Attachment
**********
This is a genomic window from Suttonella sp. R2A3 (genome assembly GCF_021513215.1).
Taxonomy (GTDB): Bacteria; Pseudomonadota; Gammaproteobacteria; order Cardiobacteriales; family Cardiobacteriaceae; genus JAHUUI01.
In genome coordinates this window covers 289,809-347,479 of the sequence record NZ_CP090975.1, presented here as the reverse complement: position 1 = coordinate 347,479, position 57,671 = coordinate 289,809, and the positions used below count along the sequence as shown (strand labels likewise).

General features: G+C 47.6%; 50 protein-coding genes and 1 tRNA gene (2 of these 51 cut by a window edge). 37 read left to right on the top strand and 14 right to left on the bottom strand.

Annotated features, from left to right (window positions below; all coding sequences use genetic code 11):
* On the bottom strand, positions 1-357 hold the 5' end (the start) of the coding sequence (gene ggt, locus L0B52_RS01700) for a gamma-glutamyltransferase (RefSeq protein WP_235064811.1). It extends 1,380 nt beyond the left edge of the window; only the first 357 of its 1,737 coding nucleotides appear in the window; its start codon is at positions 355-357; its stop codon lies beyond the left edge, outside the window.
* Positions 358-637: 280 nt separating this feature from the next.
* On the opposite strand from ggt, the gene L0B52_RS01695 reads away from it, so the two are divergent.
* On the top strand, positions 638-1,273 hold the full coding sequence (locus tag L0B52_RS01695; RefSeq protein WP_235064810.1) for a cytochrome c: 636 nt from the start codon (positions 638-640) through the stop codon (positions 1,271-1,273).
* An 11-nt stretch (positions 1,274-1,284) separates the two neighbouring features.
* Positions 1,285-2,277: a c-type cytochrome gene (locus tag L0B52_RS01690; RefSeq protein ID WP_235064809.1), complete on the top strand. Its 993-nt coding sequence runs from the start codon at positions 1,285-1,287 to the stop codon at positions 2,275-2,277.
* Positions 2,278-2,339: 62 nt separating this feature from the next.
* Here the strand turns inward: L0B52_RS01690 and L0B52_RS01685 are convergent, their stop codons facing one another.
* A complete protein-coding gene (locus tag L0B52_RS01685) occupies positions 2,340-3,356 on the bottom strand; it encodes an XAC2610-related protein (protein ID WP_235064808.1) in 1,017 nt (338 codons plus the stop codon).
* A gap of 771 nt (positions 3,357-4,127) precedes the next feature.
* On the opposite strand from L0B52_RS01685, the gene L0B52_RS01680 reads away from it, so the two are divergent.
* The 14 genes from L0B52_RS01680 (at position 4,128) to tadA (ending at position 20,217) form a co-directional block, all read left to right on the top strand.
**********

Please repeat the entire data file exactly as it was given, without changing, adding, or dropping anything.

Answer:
This is a genomic window from Suttonella sp. R2A3 (genome assembly GCF_021513215.1).
Taxonomy (GTDB): Bacteria; Pseudomonadota; Gammaproteobacteria; order Cardiobacteriales; family Cardiobacteriaceae; genus JAHUUI01.
In genome coordinates this window covers 289,809-347,479 of the sequence record NZ_CP090975.1, presented here as the reverse complement: position 1 = coordinate 347,479, position 57,671 = coordinate 289,809, and the positions used below count along the sequence as shown (strand labels likewise).

General features: G+C 47.6%; 50 protein-coding genes and 1 tRNA gene (2 of these 51 cut by a window edge). 37 read left to right on the top strand and 14 right to left on the bottom strand.

Annotated features, from left to right (window positions below; all coding sequences use genetic code 11):
* On the bottom strand, positions 1-357 hold the 5' end (the start) of the coding sequence (gene ggt, locus L0B52_RS01700) for a gamma-glutamyltransferase (RefSeq protein WP_235064811.1). It extends 1,380 nt beyond the left edge of the window; only the first 357 of its 1,737 coding nucleotides appear in the window; its start codon is at positions 355-357; its stop codon lies beyond the left edge, outside the window.
* Positions 358-637: 280 nt separating this feature from the next.
* On the opposite strand from ggt, the gene L0B52_RS01695 reads away from it, so the two are divergent.
* On the top strand, positions 638-1,273 hold the full coding sequence (locus tag L0B52_RS01695; RefSeq protein WP_235064810.1) for a cytochrome c: 636 nt from the start codon (positions 638-640) through the stop codon (positions 1,271-1,273).
* An 11-nt stretch (positions 1,274-1,284) separates the two neighbouring features.
* Positions 1,285-2,277: a c-type cytochrome gene (locus tag L0B52_RS01690; RefSeq protein ID WP_235064809.1), complete on the top strand. Its 993-nt coding sequence runs from the start codon at positions 1,285-1,287 to the stop codon at positions 2,275-2,277.
* Positions 2,278-2,339: 62 nt separating this feature from the next.
* Here the strand turns inward: L0B52_RS01690 and L0B52_RS01685 are convergent, their stop codons facing one another.
* A complete protein-coding gene (locus tag L0B52_RS01685) occupies positions 2,340-3,356 on the bottom strand; it encodes an XAC2610-related protein (protein ID WP_235064808.1) in 1,017 nt (338 codons plus the stop codon).
* A gap of 771 nt (positions 3,357-4,127) precedes the next feature.
* On the opposite strand from L0B52_RS01685, the gene L0B52_RS01680 reads away from it, so the two are divergent.
* The 14 genes from L0B52_RS01680 (at position 4,128) to tadA (ending at position 20,217) form a co-directional block, all read left to right on the top strand.